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QC gives itself bonus; votes to instill trash collection fees

By Staff, 12/11/19 9:54 AM

PRESCOTT – Personal greed reared its ugly head at the December meeting of the Nevada County Quorum Court Tuesday as the court voted, 5-4, to give itself a $650 bonus for the year.

This occurred after the court approved a budget for 2020. Once the budget was approved, Justice of the Peace Willie Wilson moved the court get the same bonus as full-time employees. It took about a minute before anyone seconded the motion, at which time JP Pat Grimes said the court didn’t deserve a bonus because the members don’t work for the county every day like the county’s employees.

This was the extent of the discussion, other than Herbert Coleman, in an aside to Wilson, saying this was the same amount the court got last year. When it came down to a vote, Coleman, Wilson, Bob Cummins, Curtis Lee Johnson and Dennis Pruitt all voted in favor of the bonus, while Grimes, Kenneth Bailey, Chris Fore and Brenda Stockton voted against it.

Once that was settled, Nevada County Judge Mark Glass brought up the need for the county to begin charging for trash pickup. He told the court the Upper Southwest Regional Solid Waste Management Authority, the landfill in Nashville where the county sends its Class 1, or household garbage, will be raising its fees by $50 per trip starting in January and another $50 in 2021, literally doubling its fees over the next two years.

The Nevada County Solid Waste Department, he continued, has been struggling financially, and unless the county beings charging for garbage pickup, won’t be able to survive. He pointed out the City of Prescott charges $10.50 for trash pickup and proposed the county charge $10 per month, to be paid annually with property taxes. This, he said, will provide the department with around $120,000 a year. There are some exemptions to the pickup fee – churches, commercial businesses and deer camps.

The owners of rental property in the county will be responsible for the garbage fees, and will be allowed to collect the fees from those renting their houses.

Glass said if this isn’t done, the Solid Waste Department won’t survive another year.

Grimes said the county needs to find a way to make people pay their property taxes, because if everyone paid their taxes this fee wouldn’t be needed.

“We can’t make people pay their bills,” Glass said. “A lot of people pay their taxes when they get their tags. Other (properties) get auctioned off and the buyers have to pay the back taxes.” He pointed out the department has less than $20,000 in it at this time.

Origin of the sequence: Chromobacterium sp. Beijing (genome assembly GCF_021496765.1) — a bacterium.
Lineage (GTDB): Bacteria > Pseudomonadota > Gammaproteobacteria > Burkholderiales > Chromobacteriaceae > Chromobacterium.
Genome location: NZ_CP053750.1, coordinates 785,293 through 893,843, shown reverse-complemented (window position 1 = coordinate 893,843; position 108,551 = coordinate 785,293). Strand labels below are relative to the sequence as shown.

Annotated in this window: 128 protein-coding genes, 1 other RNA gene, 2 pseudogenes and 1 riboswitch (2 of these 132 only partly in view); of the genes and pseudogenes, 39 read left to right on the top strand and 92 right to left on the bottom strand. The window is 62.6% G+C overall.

Nevada County Treasurer Susie Key added two payrolls have to come out of the funds in the department as well.

Fore said this will make a lot of people mad.

Glass’s response was this is the only way the county can afford to continue picking up garbage. The money from the fee, he added, will be placed in the Solid Waste account. “I don’t want to do this either,” he said.

Glass was asked if he could guarantee these fees would only be used for solid waste needs. He was unable to make the guarantee, but said he hope it wouldn’t, adding any money left over in the department’s budget from the fee would be carried over to the next year.

There was discussion about reducing the amount to $75, or giving discounts for those who paid in full during the first of the year. In the end, the court voted 4-4 to pass a garbage fee of $10 per month. The vote was tied as Stockton had left before the discussion. This left the final vote to Glass, who voted in favor of the fee.

The court discussed installing such a fee during the early part of the summer, but opted to wait until after the Prescott School District’s millage vote, so as not to interfere with it.

In other business, Jamie Hillery, executive director of the Prescott-Nevada County Chamber of Commerce told the court there will be two ribbon cuttings next week – one for Wolf Pack Nutrition on Dec. 17 at 9:30 a.m. and the other for Yates Maintenance on Thursday, Dec. 19, also at 9:30 a.m. She reminded the panel Breakfast with Santa will be at the fairgrounds Saturday from 9-11 a.m. and the admission is a canned food item for the Food Share.

Mary Godwin, executive director of the Prescott-Nevada County Economic Development Office, informed the panel the Bodcaw City Council has asked for an extension to its water system and voted to apply for a $500,000 grant. This, she said, will be an 18-month process and affect 25-30 families. She added, this is a 100 percent grant with no match.

In some instances, Godwin said, because the program is for low-to-moderate income families, some will be able to have the lines ran to their homes at no charge. The new water lines will be put in the county’s right-of-way to avoid the need of getting private easements.

The court approved a budget for 2020, with county general’s budget being $1,809,920.97; the Road and Bridge budget, $1,151,893.29; Solid Waste, $556,394; and the jail’s quarter-cent sales tax $777,384.90. This is 90 percent of the actual amounts, but state law requires counties to have a 10 percent contingency fund for emergencies.

“It will be tight,” Glass said. “We’re encouraging all department heads not to spend any more than they have to.” He added, the prediction for the 2020 census is the county’s population will drop into the 7,000 range, which means the county will take a hit financially.

The court approved a $1 per hour raise for jailers and dispatchers. Nevada County Sheriff Danny Martin had asked for a $2 an hour raise to try and keep employees from going elsewhere for more money, but this amount wasn’t possible. The budget committee will address this issue quarterly in the coming year.